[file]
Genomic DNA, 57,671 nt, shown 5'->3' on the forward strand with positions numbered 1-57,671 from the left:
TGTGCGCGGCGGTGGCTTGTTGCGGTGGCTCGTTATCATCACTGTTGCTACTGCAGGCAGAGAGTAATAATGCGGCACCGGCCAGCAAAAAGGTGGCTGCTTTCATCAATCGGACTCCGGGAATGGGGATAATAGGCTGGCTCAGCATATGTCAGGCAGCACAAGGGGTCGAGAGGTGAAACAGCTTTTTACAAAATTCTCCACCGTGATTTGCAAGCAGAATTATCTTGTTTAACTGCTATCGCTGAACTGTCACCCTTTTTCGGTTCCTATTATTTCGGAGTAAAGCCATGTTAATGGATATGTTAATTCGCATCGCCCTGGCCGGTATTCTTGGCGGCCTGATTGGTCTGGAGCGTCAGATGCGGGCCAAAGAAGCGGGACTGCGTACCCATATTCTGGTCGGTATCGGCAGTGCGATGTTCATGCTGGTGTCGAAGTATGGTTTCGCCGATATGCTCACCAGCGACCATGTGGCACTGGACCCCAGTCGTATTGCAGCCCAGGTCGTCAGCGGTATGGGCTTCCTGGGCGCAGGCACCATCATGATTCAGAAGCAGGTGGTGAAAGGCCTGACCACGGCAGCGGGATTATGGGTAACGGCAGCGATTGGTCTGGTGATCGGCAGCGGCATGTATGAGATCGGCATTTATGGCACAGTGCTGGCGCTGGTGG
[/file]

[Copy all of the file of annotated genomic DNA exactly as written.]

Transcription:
Genomic DNA, 57,671 nt, shown 5'->3' on the forward strand with positions numbered 1-57,671 from the left:
TGTGCGCGGCGGTGGCTTGTTGCGGTGGCTCGTTATCATCACTGTTGCTACTGCAGGCAGAGAGTAATAATGCGGCACCGGCCAGCAAAAAGGTGGCTGCTTTCATCAATCGGACTCCGGGAATGGGGATAATAGGCTGGCTCAGCATATGTCAGGCAGCACAAGGGGTCGAGAGGTGAAACAGCTTTTTACAAAATTCTCCACCGTGATTTGCAAGCAGAATTATCTTGTTTAACTGCTATCGCTGAACTGTCACCCTTTTTCGGTTCCTATTATTTCGGAGTAAAGCCATGTTAATGGATATGTTAATTCGCATCGCCCTGGCCGGTATTCTTGGCGGCCTGATTGGTCTGGAGCGTCAGATGCGGGCCAAAGAAGCGGGACTGCGTACCCATATTCTGGTCGGTATCGGCAGTGCGATGTTCATGCTGGTGTCGAAGTATGGTTTCGCCGATATGCTCACCAGCGACCATGTGGCACTGGACCCCAGTCGTATTGCAGCCCAGGTCGTCAGCGGTATGGGCTTCCTGGGCGCAGGCACCATCATGATTCAGAAGCAGGTGGTGAAAGGCCTGACCACGGCAGCGGGATTATGGGTAACGGCAGCGATTGGTCTGGTGATCGGCAGCGGCATGTATGAGATCGGCATTTATGGCACAGTGCTGGCGCTGGTGG